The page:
Students address reducing carbon emissions, resettling refugees and prison reform with innovative solutions.
When Kenyon pledged to achieve a net zero carbon footprint by 2040, three students went to work tracking how much energy it takes to run the College during the course of a year. They collected thousands of gas station receipts, air travel documents and electricity bills to gather data on things like employees’ commutes, students’ trips home on breaks and overseas, and power consumed by campus buildings.
“No one had ever broken down the carbon footprint of Kenyon before,” said Dani Huffman ’19, an environmental studies major from Granville, Ohio.
Huffman and her fellow interns in the Office of Green Initiatives plugged their findings into software that calculated how much carbon was emitted by one gallon of gas, one mile of air travel and so on. Their data showed that Kenyon’s biggest source of carbon emission is purchased electricity, accounting for 60 percent of the College’s carbon impact.
Huffman cited this data during her physics course on solar power generation, which led to the installation of a solar panel system in Gambier — the second of its kind at Kenyon. A dozen more are being planned for students to install during the next six years.
After researching a legal studies project exploring the benefits of prison-exchange education, Maya Street-Sachs ’17 was inspired to bring a Kenyon course inside prison walls. The sociology major from Brooklyn, New York, worked with Assistant Professor of English Kathleen Fernando to enroll Kenyon in the Inside-Out Prison Exchange Program.
As a result, 10 Kenyon students and 10 prisoners enrolled in Fernando’s “In Transit” course, which was held at the Richland Correctional Institution, a medium-security prison for men. Despite its untraditional location, the class operated as a standard Kenyon seminar, with a syllabus that included classics by Charles Dickens as well as contemporary novels by Michael Ondaatje and Tayari Jones.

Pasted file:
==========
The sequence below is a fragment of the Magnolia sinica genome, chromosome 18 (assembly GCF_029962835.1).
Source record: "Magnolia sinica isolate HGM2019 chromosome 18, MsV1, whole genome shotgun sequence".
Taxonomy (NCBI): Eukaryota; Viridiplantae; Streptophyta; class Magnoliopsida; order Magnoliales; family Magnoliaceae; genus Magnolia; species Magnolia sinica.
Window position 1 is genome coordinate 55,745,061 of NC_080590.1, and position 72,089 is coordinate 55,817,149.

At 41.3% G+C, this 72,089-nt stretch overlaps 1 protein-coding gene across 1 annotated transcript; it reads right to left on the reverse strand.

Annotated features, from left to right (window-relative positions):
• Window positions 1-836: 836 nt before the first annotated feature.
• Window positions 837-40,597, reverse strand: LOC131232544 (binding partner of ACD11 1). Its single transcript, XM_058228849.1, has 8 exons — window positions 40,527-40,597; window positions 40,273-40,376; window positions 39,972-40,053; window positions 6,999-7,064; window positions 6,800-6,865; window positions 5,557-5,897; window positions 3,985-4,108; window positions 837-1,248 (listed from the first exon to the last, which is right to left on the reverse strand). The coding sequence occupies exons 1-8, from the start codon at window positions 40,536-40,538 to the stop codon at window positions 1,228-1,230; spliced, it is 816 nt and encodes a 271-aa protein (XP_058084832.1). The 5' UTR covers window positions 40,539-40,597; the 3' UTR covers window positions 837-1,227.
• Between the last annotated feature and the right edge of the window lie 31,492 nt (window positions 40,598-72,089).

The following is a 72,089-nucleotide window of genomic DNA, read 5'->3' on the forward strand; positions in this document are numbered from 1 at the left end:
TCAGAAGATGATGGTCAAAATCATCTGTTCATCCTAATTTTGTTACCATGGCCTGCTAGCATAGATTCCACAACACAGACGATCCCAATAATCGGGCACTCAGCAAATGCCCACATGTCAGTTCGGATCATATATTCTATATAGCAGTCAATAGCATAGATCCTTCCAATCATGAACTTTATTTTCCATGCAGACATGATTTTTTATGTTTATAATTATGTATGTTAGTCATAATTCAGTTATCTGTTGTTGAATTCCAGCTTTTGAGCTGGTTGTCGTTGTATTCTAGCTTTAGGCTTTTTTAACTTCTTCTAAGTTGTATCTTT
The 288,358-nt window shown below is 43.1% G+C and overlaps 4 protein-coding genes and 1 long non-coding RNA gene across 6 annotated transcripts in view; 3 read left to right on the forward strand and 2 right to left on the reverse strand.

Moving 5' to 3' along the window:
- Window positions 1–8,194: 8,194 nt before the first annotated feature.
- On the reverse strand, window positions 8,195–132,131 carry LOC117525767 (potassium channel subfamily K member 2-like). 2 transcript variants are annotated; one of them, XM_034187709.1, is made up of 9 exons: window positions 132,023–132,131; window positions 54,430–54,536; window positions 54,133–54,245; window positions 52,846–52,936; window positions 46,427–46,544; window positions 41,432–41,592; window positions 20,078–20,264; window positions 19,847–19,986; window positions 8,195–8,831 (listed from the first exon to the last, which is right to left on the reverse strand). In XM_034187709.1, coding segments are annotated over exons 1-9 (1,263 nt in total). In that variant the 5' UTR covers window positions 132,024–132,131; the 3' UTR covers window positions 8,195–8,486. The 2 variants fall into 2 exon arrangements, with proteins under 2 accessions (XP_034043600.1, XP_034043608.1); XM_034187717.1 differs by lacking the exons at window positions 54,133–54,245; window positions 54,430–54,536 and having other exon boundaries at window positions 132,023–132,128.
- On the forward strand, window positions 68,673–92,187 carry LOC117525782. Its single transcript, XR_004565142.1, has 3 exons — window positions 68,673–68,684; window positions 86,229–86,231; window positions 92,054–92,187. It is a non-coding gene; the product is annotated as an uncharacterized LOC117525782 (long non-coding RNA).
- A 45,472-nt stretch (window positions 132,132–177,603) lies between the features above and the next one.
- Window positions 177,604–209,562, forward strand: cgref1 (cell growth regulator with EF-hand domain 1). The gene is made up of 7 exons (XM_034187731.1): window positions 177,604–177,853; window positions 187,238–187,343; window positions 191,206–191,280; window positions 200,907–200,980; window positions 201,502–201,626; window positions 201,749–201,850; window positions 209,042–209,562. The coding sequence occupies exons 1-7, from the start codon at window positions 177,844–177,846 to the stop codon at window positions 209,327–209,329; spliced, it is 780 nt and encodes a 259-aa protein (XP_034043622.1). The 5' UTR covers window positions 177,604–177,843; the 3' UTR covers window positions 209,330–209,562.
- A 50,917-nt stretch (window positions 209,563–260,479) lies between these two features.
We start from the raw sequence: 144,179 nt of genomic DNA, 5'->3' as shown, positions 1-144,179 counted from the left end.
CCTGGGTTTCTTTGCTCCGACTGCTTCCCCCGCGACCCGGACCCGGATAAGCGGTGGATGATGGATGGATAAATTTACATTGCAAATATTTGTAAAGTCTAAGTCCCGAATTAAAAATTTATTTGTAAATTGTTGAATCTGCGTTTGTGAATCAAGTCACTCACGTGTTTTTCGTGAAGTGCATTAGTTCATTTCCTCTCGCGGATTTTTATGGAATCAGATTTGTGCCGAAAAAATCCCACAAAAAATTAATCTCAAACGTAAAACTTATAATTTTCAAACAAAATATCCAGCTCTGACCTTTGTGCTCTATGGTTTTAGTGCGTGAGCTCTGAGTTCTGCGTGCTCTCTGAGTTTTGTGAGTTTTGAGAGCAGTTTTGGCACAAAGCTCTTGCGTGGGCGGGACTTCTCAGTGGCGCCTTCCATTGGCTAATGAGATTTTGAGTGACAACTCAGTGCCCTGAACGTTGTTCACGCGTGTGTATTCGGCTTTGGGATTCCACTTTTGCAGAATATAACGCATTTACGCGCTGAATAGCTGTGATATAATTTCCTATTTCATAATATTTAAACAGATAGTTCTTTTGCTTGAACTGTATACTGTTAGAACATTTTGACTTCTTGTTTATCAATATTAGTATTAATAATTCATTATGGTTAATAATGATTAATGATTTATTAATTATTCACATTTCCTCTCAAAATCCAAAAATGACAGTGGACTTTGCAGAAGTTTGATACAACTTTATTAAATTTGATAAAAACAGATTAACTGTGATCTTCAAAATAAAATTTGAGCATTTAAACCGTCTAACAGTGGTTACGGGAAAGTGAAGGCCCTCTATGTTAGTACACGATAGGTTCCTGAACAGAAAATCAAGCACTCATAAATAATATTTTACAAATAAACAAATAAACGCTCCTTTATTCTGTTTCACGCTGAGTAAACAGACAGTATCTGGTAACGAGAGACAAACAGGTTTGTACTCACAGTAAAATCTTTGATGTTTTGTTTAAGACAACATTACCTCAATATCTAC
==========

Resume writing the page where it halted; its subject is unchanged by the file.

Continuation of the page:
“We quickly achieved a level of trust that allowed us to discuss really serious topics, and to deal with differences respectfully and constructively,” said Schuyler Stupica ’19, an international studies major from Sylvania, Ohio, who wants to pursue a career in law. “I’ve never been in a class where time flew by so quickly.”
A team of four students is creating an app that will connect refugees to resources in their new communities and ease the workload on overburdened refugee-support organizations. Called DOXA after the Greek word for “opinion,” the app combines ideas behind popular apps like Coffee Meets Bagel and Coursera to create a centralized place where refugees can share their professional skills and learn about skills sought after by employers.
“Giving refugees a space to be part of a political community where they can show themselves and be heard is something we found to be really important,” said Jae June Lee ’17, a philosophy major from Cape Town, South Africa, who received funding from Davis Projects for Peace to Lee and his classmates, who plotted out the project over daily meals in Peirce Dining Hall, were chosen from a pool of 50,000 teams worldwide to compete for the Hult Prize, awarded to student startups that are tackling global issues.
Since graduating, the teammates have landed jobs at places like the Federal Reserve Board and JP Morgan Chase, but they continue to develop the app, which is being tested by a refugee agency in Columbus, Ohio.